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Cir Cir. 2008 Jul-Aug;76(4):339-42.

[Renal cell carcinoma with colon metastases: an infrequent site for metastases].

[Article in Spanish]

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  • 1Hospital General de Zona 1, Instituto Mexicano del Seguro Social, Campeche, Campeche.



Renal cell carcinoma (RCC) represents approximately 3% of malignant tumors in adults and occurs in a M:F ratio of 1.5:1.0. Although in most cases it occurs in persons 50 to 70 years of age, there are also reports in children. Clear cell carcinoma is the most frequent histological type, and 30% of renal carcinomas have metastasized at the time of diagnosis. The objective of the present study is to report colon metastasis of clear cell carcinoma that required surgery and chemotherapy.


We report the case of a 60-year-old male with a history of metastatic RCC. His treatment consisted of cytoreductive radical nephrectomy and interferon because of pulmonary disease. He was followed-up for 8 years. Nevertheless, he presented with hematochezia and underwent colonoscopy where a splenic flexure tumor was demonstrated. Biopsy reported a clear cell tumor. We performed a left hemicolectomy. Pathology report was clear cell carcinoma with involvement of the colon from the mucosa to serosa. The patient again received interferon. Currently, there is no evidence of tumor activity and the patient is being followed-up.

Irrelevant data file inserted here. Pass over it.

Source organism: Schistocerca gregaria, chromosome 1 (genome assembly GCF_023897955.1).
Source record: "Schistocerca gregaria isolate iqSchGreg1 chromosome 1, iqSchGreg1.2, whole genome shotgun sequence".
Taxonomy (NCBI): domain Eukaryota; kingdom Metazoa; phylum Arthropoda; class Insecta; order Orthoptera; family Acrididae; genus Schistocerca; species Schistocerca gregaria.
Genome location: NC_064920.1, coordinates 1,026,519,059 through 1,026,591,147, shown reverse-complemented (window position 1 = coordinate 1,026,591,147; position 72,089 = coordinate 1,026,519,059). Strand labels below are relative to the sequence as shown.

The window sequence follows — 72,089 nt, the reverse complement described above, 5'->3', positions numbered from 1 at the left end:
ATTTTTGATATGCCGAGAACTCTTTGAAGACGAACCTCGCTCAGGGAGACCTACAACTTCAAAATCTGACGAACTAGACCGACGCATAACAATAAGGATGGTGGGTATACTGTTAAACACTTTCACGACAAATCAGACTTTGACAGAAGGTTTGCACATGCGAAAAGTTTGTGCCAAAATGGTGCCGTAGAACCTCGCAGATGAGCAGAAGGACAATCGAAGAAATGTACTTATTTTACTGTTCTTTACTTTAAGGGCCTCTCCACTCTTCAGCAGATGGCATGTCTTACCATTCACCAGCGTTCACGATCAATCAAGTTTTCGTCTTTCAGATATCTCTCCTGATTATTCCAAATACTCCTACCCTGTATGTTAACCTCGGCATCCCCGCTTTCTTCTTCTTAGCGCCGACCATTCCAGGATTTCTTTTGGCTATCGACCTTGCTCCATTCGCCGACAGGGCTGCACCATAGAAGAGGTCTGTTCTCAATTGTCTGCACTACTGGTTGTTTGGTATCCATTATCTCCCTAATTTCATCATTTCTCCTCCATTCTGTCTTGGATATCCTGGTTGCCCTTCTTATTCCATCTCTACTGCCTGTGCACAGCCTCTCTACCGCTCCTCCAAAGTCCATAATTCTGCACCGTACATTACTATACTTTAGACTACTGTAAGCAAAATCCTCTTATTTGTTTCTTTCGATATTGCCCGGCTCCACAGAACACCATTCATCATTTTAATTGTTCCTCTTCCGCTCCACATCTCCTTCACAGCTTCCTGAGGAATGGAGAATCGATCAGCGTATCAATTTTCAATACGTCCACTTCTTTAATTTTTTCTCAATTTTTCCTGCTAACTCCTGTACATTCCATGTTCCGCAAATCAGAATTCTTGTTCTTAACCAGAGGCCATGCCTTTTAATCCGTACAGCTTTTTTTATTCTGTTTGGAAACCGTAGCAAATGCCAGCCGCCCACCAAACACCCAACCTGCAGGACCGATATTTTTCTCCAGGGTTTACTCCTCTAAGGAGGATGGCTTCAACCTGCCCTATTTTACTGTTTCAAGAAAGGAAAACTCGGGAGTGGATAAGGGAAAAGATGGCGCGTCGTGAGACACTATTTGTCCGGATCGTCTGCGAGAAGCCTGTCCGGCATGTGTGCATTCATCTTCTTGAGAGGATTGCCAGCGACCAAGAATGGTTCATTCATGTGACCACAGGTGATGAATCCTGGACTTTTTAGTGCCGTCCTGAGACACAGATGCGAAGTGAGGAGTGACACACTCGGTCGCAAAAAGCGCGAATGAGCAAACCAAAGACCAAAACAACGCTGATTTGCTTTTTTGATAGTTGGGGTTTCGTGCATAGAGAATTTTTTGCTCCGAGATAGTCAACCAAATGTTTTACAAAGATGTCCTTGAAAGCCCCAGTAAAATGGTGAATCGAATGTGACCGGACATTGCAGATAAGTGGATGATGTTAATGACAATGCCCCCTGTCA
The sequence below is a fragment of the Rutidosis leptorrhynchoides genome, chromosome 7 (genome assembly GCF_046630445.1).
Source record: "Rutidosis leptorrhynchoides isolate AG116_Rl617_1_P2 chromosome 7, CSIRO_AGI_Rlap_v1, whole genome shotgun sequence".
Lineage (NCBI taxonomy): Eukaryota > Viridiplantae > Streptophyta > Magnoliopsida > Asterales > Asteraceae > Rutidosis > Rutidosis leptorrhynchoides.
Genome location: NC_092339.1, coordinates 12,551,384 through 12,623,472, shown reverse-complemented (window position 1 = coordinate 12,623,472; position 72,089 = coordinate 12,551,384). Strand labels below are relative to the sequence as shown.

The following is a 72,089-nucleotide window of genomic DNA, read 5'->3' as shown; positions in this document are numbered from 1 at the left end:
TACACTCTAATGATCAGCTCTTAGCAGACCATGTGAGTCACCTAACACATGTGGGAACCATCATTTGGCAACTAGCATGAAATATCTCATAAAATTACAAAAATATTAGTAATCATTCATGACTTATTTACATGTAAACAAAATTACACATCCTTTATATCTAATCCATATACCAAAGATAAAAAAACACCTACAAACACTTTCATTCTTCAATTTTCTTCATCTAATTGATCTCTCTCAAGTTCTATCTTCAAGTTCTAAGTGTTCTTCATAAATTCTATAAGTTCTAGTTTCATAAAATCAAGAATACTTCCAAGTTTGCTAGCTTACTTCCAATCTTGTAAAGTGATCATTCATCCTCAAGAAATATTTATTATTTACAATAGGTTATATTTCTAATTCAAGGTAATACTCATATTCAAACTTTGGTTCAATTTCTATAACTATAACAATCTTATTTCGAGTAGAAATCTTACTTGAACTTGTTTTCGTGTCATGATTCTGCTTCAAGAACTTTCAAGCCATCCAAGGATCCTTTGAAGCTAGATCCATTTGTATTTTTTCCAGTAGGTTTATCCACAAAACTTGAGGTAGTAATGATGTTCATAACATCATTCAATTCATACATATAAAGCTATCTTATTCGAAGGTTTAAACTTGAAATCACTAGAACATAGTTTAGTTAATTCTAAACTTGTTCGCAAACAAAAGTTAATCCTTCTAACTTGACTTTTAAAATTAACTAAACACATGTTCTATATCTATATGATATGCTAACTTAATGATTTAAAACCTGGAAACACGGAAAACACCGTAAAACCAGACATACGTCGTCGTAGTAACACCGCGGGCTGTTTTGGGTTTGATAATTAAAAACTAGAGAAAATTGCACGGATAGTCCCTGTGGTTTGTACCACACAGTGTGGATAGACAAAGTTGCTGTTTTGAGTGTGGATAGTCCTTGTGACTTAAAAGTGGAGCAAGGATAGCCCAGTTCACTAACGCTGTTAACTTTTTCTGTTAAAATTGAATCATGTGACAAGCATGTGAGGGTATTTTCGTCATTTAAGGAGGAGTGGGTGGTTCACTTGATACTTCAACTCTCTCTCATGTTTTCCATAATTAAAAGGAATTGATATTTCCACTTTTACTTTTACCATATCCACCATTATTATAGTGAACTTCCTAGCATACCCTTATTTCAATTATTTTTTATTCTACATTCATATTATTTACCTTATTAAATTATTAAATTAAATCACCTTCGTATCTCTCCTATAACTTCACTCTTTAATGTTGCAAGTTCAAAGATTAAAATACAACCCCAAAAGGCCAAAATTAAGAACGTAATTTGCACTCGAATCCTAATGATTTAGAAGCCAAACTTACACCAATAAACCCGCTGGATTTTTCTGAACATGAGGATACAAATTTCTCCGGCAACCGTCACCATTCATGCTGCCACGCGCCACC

RCC metastases are most frequent in lung, liver, and bone and less frequent in brain, skin, and soft tissue. Metachromic metastases are identified in the first to second year after nephrectomy in most cases. Survival of patients who present metastasis <1 year after nephrectomy is 33 months vs. patients who present metastasis after 1 year from nephrectomy (55 months). Metastatic clear cell carcinoma requires surgery and immunotherapy. Surgery is the first step for disease control and metastatecomies are indicated in localized disease or when one organ is affected and surgically accessible.

[PubMed - indexed for MEDLINE]
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